Rosemary Officinalis

Rosemary Officinalis

Description

Rosemary is an aromatic evergreen shrub with leaves similar to hemlock needles .

It is native to the Mediterranean and Asia, but is reasonably hardy in cool climates.Forms range from upright to trailing; the upright forms can reach 1.5m (4ft 11in) tall, rarely 2m (6ft 7in).The leaves are evergreen, 2–4 cm (34–1

 

12 in) long and 2–5mm broad, green above, and white below, with dense, short, woolly hair.

Salvia rosmarinus is now considered one of many hundreds of species in the genus Salvia.Formerly it was placed in a much smaller genus, Rosmarinus, which contained only two to four species including R. officinalis,which is now considered a synonym of S. rosmarinus.

History

The first mention of rosemary is found on cuneiform stone tablets as early as 5000 BC(Botany, Chemistry)After that not much is known, except that Egyptians used it in their burial rituals.There is no further mention of rosemary until the ancient Greeks and Romans.Pliny the Elder wrote about it in The Natural History,as did Pedanius Dioscorides, a Greek botanist (amongst other things). He talked about rosemary in his most famous writing,De Materia Medica, one of the most influential herbal books in history.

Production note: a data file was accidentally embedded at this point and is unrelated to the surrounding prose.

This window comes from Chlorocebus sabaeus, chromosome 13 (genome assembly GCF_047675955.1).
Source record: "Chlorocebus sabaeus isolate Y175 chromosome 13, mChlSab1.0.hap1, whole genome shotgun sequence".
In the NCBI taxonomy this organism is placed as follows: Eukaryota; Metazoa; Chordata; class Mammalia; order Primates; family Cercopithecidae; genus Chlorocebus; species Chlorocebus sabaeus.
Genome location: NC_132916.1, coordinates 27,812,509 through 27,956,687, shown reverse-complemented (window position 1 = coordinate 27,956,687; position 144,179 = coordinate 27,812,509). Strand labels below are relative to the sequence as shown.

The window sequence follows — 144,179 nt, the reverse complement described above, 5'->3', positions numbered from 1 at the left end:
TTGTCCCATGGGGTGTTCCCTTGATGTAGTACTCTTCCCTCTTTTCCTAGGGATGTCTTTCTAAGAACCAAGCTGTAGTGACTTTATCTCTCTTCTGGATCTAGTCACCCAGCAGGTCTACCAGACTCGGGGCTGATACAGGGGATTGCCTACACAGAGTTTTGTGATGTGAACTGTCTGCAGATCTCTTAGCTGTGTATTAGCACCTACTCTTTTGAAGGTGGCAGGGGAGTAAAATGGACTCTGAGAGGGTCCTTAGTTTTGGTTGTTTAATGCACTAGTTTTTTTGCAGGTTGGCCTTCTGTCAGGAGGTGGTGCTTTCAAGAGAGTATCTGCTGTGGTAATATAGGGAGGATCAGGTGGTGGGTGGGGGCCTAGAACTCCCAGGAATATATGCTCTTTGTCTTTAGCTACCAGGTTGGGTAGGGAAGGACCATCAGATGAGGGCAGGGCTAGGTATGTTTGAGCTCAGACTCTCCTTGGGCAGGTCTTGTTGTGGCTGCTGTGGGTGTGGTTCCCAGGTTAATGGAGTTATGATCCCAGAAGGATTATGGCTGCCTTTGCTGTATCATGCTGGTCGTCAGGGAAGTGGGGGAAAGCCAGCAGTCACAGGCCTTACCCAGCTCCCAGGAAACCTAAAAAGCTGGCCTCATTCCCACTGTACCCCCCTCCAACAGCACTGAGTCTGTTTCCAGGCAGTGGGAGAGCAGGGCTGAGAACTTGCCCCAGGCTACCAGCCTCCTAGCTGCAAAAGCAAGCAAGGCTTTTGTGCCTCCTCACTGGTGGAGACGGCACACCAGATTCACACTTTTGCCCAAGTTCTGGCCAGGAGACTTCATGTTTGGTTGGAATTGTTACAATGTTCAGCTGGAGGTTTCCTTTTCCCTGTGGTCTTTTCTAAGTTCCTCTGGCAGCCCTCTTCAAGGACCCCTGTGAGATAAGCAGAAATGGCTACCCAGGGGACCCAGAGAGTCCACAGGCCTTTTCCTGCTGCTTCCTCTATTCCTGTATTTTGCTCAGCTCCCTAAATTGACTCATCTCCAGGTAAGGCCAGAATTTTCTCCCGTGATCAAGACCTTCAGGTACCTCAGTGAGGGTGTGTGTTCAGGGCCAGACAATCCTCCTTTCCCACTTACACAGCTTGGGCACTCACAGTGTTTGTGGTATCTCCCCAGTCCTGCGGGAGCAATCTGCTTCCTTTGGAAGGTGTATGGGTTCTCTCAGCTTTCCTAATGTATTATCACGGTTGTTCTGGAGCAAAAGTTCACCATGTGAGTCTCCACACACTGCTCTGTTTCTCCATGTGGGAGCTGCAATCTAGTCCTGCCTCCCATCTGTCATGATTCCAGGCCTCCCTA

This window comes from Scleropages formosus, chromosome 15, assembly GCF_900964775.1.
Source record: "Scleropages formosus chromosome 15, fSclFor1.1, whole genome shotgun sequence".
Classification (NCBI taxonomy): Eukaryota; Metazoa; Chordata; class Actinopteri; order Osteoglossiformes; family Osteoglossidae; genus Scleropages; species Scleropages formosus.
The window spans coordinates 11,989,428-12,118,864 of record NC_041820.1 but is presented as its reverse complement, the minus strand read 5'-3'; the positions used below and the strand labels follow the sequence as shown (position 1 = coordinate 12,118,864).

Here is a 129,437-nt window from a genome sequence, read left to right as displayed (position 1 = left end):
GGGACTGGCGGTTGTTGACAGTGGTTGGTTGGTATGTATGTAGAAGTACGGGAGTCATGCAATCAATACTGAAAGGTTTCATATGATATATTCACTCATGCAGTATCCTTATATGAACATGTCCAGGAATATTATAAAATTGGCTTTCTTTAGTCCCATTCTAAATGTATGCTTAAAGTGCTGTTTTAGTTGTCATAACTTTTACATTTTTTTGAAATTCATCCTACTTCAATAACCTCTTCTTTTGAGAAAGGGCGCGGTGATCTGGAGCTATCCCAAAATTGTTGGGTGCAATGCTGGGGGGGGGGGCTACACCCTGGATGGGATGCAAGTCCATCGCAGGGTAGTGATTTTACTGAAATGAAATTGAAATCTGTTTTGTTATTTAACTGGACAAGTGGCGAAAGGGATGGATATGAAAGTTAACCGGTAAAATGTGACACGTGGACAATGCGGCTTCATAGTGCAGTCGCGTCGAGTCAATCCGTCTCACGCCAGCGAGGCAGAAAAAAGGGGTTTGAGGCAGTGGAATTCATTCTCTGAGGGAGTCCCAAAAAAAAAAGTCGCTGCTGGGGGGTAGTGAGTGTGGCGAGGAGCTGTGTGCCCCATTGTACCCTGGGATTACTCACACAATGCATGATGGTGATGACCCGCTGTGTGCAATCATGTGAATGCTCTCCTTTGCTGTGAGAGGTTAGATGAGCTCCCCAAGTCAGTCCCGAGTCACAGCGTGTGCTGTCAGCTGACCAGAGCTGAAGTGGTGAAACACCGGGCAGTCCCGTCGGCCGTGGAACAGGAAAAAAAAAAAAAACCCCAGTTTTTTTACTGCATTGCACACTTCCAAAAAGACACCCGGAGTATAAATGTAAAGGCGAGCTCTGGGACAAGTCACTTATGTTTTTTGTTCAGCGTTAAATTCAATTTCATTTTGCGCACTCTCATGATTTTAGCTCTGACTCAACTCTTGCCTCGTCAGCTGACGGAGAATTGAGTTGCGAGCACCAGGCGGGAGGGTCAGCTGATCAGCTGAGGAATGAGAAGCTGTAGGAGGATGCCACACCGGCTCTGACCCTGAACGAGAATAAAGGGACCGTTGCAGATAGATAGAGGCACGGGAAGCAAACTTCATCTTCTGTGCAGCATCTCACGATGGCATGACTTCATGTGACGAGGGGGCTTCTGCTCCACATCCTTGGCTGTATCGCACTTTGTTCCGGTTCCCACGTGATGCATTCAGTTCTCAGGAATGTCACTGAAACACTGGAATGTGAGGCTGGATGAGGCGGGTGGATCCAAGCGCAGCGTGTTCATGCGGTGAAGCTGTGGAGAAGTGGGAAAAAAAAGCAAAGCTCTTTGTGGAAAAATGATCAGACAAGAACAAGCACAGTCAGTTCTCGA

The plant or its oil have been used in folk medicine in the belief it may have medicinal effects. Rosemary was considered sacred to ancient Egyptians, Romans, and Greeks.In Don Quixote(Part One, Chapter XVII), the fictional hero uses rosemary in his recipe for balm of fierabras.

The plant has been used as a symbol for remembrance during war commemorations and funerals in Europe and Australia.Mourners would throw it into graves as a symbol of remembrance for the dead. In Australia, sprigs of rosemary are worn on ANZAC Day and sometimes Remembrance Day to signify remembrance; the herb grows wild on the Gallipoli Peninsula, where many Australians died during World War.

Usage

Rosemary leaves are used as a flavoring in foods,such as stuffing and roast lamb, pork, chicken, and turkey. Fresh or dried leaves are used in traditional Mediterranean cuisine. They have a bitter,astringent taste and a characteristic aroma which complements many cooked foods.Herbal tea can be made from the leaves. When roasted with meats or vegetables, the leaves impart a mustard-like aroma with an additional fragrance of charred wood that goes well with barbecued foods.

In amounts typically used to flavor foods, such as one teaspoon(1 gram), rosemary provides no nutritional value.Rosemary extract has been shown to improve the shelf life and heat stability of omega 3–rich oils which are prone to rancidity.Rosemary is also an effective antimicrobial herb.

Rosemary oil is used for purposes of fragrant bodily perfumes or to emit an aroma into a room. It is also burnt as incense, and used in shampoos and cleaning products.

Phytochemicals

Rosemary contains a number of phytochemicals, including rosmarinic acid,camphor,caffeic acid,ursolic acid,betulinic acid,carnosic acid, and carnosol.Rosemary essential oil contains 10–20% camphor.

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  • Views: 358
  • Product Code: RO-20001
  • Availability: In Stock
  • 17.00€

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